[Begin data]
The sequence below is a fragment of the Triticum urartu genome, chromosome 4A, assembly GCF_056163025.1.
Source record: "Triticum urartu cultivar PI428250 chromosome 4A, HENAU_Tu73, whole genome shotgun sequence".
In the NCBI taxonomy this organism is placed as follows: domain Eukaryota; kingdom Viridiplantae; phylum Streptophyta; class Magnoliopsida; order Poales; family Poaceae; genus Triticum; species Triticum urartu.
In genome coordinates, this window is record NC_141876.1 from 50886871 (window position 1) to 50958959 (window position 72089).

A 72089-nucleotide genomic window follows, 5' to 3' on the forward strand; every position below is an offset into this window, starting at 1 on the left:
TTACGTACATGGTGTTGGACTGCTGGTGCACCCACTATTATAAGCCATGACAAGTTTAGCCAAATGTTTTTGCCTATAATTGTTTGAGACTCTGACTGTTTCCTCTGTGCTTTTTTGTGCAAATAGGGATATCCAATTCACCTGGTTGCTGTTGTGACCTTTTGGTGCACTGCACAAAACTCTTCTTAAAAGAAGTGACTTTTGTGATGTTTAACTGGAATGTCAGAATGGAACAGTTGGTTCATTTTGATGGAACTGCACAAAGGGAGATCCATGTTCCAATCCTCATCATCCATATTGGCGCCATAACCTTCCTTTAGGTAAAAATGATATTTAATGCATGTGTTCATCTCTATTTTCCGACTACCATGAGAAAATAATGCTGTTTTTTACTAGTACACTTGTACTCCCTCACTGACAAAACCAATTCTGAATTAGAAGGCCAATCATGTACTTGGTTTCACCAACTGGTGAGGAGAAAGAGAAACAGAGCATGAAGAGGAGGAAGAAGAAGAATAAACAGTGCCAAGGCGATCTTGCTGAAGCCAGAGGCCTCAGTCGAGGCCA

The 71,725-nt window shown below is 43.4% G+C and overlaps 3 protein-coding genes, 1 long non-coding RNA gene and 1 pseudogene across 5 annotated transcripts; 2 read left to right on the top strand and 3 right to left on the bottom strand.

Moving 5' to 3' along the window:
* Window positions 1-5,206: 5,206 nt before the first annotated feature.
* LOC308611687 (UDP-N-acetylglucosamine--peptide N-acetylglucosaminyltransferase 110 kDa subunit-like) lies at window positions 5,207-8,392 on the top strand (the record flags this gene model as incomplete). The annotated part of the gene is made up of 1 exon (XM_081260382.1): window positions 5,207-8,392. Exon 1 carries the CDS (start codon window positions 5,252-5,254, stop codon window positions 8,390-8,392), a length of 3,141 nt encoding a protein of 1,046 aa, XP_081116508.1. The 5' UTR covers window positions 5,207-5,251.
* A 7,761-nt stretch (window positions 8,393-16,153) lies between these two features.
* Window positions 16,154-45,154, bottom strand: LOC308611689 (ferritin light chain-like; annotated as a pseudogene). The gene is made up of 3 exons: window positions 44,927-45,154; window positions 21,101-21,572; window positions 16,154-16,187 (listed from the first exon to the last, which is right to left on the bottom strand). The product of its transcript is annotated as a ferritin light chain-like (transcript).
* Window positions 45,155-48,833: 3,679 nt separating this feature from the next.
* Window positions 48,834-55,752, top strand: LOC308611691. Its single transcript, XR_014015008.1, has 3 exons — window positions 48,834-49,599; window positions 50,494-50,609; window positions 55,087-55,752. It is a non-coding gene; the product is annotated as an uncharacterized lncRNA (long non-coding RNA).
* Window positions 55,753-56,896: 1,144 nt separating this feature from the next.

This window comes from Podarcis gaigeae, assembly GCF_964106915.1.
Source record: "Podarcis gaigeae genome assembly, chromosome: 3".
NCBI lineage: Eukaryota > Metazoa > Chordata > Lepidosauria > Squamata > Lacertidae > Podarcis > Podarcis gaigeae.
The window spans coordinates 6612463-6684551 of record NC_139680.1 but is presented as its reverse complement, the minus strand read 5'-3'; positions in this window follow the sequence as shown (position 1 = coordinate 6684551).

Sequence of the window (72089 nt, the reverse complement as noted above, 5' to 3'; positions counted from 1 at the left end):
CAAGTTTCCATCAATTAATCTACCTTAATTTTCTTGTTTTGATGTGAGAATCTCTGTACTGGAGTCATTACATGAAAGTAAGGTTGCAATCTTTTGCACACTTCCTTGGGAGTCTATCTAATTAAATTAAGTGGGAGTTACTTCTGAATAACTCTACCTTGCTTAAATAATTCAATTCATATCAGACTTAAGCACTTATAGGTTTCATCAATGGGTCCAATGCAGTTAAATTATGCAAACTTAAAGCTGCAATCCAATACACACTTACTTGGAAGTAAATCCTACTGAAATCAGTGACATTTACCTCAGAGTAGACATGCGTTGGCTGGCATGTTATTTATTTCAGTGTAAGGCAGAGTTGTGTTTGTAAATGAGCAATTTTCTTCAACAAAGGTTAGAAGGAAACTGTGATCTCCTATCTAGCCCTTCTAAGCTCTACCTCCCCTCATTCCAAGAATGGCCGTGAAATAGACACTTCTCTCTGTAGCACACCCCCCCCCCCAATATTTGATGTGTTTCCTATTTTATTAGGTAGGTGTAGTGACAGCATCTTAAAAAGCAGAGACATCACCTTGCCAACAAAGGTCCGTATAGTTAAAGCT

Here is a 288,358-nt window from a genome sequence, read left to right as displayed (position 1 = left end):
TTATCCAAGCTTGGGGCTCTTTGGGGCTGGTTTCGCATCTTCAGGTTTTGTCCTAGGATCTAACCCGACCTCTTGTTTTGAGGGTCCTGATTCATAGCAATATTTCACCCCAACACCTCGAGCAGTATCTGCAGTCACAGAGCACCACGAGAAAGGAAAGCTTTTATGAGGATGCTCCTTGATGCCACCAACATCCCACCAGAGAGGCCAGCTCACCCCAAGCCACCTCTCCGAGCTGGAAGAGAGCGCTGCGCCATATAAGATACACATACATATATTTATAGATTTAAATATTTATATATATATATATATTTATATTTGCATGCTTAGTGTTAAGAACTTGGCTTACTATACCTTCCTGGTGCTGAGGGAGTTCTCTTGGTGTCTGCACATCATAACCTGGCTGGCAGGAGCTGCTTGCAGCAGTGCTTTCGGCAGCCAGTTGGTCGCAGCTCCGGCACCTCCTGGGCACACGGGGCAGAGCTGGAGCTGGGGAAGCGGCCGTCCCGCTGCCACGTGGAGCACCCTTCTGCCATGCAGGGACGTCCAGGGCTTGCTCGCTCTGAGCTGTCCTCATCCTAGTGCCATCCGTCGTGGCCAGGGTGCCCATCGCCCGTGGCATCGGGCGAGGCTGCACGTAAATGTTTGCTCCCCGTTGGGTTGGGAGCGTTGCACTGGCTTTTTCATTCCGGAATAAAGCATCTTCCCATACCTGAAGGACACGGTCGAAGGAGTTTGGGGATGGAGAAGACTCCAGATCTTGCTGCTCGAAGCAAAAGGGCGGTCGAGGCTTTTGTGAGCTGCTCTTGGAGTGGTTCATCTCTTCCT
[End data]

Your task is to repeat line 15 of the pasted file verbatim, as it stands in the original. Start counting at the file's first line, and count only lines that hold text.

* Window positions 55,753-56,896: 1,144 nt separating this feature from the next.